Voice activated devices, privacy and youth


A new study finds 93 percent of parents who use voice-activated devices say it is important to know when their family’s voices are being recorded and want to control the information that's collected about them.

Wynn’s Family Psychology owner, author and child psychologist Dr. Kristen Wynns said these devices enable children and teens for instant gratification culture.

"Ensure that children and teens aren't excessively using these devices and furthering that mentality of just wanting everything now," said Wynns.

The survey also found parents don't think their child’s interactions with a smart speaker have much of an effect on their kid’s communications skills...and no effect on their child’s screen-time usage.

Wynns said adults should have an awareness because children don't have full formed brains, yet or make good decisions, much less think through consequences of actions.

"Having commands or asking questions of these devices that may not be appropriate and then having concerns of where that information might be disseminated," said Wynns.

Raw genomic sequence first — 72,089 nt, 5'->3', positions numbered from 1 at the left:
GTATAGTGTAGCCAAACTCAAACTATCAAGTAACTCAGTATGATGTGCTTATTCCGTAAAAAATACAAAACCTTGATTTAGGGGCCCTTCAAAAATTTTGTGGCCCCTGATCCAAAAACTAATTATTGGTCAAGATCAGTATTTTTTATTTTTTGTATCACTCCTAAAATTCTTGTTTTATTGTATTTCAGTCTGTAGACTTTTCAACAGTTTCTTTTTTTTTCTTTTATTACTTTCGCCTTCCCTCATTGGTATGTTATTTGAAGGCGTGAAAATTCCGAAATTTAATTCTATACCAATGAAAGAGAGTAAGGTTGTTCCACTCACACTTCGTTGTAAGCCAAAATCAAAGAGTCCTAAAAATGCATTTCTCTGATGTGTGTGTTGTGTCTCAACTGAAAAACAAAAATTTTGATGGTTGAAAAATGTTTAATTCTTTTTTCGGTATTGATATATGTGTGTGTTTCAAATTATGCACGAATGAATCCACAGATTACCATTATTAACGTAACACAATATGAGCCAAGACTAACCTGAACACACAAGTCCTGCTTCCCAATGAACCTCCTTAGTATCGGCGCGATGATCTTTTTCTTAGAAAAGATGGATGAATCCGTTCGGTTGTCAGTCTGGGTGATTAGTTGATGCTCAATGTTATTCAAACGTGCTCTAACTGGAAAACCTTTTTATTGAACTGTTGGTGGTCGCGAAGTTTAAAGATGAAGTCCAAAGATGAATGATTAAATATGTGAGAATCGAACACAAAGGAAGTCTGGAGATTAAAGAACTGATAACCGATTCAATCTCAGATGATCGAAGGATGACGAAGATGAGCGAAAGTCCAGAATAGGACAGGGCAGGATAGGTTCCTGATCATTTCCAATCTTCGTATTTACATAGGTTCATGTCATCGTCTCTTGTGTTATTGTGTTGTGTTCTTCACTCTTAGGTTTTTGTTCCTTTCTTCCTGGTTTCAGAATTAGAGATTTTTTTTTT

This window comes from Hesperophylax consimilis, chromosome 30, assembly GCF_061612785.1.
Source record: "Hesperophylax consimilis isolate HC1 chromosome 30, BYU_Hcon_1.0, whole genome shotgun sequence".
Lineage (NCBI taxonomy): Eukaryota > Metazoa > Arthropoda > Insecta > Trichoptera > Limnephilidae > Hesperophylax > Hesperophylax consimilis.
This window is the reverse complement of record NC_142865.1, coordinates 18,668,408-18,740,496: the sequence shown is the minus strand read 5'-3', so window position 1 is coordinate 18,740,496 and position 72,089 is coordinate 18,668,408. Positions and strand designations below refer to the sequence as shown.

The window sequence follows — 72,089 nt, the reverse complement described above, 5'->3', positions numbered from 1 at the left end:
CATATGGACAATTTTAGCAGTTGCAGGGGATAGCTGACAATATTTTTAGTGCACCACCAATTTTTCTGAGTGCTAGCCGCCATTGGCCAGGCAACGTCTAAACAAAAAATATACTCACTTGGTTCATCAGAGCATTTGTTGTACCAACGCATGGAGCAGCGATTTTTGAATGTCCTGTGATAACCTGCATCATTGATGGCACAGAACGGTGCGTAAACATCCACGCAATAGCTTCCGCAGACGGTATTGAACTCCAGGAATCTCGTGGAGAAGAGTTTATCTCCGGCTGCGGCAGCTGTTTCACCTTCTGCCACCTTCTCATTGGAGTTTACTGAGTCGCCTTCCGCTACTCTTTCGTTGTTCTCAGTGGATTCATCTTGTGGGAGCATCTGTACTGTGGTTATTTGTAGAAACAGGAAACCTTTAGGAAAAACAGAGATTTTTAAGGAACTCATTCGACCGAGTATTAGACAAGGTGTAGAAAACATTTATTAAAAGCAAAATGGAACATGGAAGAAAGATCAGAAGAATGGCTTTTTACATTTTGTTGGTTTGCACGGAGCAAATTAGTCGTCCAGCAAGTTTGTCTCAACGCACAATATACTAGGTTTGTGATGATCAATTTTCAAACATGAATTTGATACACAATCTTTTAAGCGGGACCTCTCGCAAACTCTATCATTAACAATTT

She added that voice activated devices should be kept in public areas of the home, not in bedrooms.

The High Tech Texan Michael Garfield explained these devices aren't recording 24/7, only when you wake it up.

"It's in its infancy right now, so you probably think it's listening all the time," said Garfield.

A record is then kept of you questions and commands to serve you better.

You can visit settings on Amazon’s website to review your Alexa voice history, and listen to and delete any stored recordings.

Go to myactivity.google.com to similarly purge Google Home recordings.

Amazon Echo

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